All of this amounts to a product planning conundrum for carmakers. They need to boost efficiency while still delivering what consumers want. Every company will have to try to strike a balance between costly technologies that force fewer compromises on Americans—who love roomy cabins and brawny engines—and keeping prices down.
"The trend in the world is going toward strict emissions regulations," Ikuo Mori, president and CEO of Subaru parent Fuji Heavy Industries (FUJHF), said through an interpreter. "Our responsibility is to do our best to reduce the investment needed to meet the new regulations, but we will need to ask customers to some extent to bear such costs."
Even hybrid king Toyota (TM) will face a tough challenge. The company wants to sell 1 million hybrids globally early in the next decade, with about 400,000 sales coming from the U.S. market.
To hit that, Toyota needs to cut the hybrid premium, which runs from $1,500 to $7,000, depending on the model. President Katsuaki Watanabe says that his engineers will have to work hard to meet CAFE regulations, which do ramp up gradually by 2020, without costing customers too much money.
"Price is very important to our customers," Watanabe said through an interpreter. "We are trying to reduce the size and weight by half, which will reduce the cost."
In a perverse way, gasoline prices that have soared above $3 a gallon will help carmakers hit fuel-economy rules while making fewer changes. Nissan (NSANY) says fuel prices have helped sales of its Versa subcompact), launched last year. The company sold nearly 80,000 of them, accounting for most of the 0.4 percentage points that Nissan gained in market share.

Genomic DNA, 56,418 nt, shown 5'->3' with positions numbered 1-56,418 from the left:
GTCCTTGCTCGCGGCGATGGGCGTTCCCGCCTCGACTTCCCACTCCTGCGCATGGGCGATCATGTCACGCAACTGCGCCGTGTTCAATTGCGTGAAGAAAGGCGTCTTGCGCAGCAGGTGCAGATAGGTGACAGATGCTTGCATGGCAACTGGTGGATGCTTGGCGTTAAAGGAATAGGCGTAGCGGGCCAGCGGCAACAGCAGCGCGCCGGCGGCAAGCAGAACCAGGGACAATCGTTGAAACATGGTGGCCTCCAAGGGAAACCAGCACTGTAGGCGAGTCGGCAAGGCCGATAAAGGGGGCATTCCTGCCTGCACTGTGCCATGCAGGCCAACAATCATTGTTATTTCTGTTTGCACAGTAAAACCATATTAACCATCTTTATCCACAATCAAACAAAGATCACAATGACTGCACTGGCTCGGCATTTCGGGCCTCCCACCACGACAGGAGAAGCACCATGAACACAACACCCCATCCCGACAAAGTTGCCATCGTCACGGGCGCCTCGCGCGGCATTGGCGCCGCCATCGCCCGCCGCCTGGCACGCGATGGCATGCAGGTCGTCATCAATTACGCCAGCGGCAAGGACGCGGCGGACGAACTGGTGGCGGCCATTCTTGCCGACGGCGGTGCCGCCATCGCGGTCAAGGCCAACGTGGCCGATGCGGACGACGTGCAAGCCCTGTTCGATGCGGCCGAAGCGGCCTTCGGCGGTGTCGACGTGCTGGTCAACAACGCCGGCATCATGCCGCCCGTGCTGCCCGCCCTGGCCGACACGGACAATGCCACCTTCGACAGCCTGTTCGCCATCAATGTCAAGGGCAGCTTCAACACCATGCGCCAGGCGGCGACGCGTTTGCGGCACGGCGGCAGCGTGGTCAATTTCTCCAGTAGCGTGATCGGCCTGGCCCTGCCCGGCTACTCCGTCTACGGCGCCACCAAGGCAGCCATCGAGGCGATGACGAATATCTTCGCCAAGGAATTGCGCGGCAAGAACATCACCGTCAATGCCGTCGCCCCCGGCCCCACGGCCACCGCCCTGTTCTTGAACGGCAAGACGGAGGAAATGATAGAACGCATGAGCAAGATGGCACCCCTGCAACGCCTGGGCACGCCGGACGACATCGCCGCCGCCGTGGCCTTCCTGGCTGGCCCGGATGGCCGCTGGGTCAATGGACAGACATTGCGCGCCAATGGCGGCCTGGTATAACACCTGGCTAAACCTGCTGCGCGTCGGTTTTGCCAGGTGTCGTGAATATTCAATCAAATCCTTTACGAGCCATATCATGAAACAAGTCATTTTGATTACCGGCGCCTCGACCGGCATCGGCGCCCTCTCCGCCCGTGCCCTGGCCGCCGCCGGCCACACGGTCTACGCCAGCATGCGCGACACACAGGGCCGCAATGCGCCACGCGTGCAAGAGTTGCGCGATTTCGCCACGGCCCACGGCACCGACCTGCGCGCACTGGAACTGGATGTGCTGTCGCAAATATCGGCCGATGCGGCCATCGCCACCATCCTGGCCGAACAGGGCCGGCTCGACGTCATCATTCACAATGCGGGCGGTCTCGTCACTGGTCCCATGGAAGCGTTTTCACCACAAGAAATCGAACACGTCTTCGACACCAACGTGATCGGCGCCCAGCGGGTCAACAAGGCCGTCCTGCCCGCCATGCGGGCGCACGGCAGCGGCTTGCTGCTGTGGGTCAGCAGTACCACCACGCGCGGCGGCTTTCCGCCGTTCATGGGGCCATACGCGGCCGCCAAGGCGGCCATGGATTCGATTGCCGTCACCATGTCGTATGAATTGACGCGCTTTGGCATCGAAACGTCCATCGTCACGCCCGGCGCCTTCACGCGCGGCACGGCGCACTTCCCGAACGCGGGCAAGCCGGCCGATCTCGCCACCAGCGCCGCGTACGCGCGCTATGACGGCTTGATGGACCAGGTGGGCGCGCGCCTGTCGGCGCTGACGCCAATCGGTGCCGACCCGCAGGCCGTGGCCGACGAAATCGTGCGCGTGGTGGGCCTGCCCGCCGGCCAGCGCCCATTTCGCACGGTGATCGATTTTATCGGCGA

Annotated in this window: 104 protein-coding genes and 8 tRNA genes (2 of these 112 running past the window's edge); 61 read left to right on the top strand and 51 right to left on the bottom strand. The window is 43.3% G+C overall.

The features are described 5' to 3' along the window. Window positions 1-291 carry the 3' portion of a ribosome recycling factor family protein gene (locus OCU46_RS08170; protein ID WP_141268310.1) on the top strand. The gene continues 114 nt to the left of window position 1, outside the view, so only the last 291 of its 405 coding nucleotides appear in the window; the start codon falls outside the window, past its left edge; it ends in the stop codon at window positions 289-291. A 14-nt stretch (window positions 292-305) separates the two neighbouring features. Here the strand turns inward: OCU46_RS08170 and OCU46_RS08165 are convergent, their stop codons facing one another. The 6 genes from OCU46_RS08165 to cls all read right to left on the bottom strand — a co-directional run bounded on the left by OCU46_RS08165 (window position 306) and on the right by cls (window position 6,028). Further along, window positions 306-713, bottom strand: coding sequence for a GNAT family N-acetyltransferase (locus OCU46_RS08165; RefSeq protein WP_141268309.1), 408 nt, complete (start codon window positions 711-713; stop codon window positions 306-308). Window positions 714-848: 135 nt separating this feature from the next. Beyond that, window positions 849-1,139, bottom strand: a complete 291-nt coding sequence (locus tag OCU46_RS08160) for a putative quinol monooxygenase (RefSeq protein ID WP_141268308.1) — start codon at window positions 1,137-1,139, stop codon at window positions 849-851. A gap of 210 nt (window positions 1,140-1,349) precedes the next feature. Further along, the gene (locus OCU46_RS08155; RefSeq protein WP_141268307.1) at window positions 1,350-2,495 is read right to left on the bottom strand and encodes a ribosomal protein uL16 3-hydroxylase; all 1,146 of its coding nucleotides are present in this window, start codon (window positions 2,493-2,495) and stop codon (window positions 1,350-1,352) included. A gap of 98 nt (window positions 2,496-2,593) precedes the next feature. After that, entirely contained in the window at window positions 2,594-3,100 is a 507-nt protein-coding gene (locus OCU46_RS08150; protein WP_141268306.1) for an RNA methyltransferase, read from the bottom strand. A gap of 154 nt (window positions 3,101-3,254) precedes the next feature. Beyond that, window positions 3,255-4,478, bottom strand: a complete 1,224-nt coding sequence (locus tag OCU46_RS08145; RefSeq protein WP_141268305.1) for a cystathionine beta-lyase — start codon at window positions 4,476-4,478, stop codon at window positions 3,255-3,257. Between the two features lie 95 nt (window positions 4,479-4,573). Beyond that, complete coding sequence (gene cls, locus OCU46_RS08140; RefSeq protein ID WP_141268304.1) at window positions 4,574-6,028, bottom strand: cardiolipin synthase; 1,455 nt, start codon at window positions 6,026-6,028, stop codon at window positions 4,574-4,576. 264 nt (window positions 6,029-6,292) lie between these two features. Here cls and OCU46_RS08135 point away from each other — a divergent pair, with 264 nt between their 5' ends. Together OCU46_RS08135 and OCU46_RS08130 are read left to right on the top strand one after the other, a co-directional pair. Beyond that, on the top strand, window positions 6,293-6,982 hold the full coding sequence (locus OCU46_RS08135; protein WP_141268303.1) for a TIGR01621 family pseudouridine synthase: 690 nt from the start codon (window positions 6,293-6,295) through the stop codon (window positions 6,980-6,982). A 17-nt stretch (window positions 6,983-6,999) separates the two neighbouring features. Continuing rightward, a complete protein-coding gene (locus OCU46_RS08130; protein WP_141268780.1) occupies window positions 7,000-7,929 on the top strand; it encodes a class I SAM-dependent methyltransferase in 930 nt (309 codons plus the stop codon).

Gasoline prices already have moved customers into smaller, more efficient vehicles, says Dominique Thormann, Nissan North America's senior vice-president of administration and finance. He says that buyers of Nissan's 15-mpg Pathfinder SUV have traded the gas hog for the 19-mpg Murano crossover or the smaller, 23-mpg Rogue.
But car prices could rise to pay for new technology. In 2010, Thormann says, Nissan will sell a diesel version of its Maxima sedan and bring out an all-new hybrid system. Both could add a few thousand dollars to the cost of the cars. Nissan's hybrid Altima sedan gets 34 mpg, almost meeting the federal government standard. The car costs $2,400 more than the standard $20,080, 24-mpg Altima.
The auto industry's real problem would come if oil prices were to drop from today's prices of more than $90 a barrel to, say, $50 a barrel. American consumers have shown after oil shocks that when gasoline prices subside, they return to their guzzlers.
"If gasoline goes to $1.80 a gallon, you won't stop the American public from buying large V8 engines," Lutz says. "That would rapidly point out the lack of wisdom of the current CAFE regulations."
Europe may have a better system. European nations have elected to tax cars based on how much carbon dioxide they spew. In Spain, for example, any car that belches more than 120 grams of CO2 per kilometer (which is a modest V6 engine) gets taxed 5%. Cars that emit more than 160 grams per kilometer get taxed 10%; and above 200 grams, 20%.
"Customers are reacting super fast," says GM-Europe President Carl-Peter Forster. "The tax will rapidly change consumer behavior. It will drive the use of diesel up."
Americans, on the other hand, have no incentive to pay for efficiency. But they may get stuck with the bill anyway.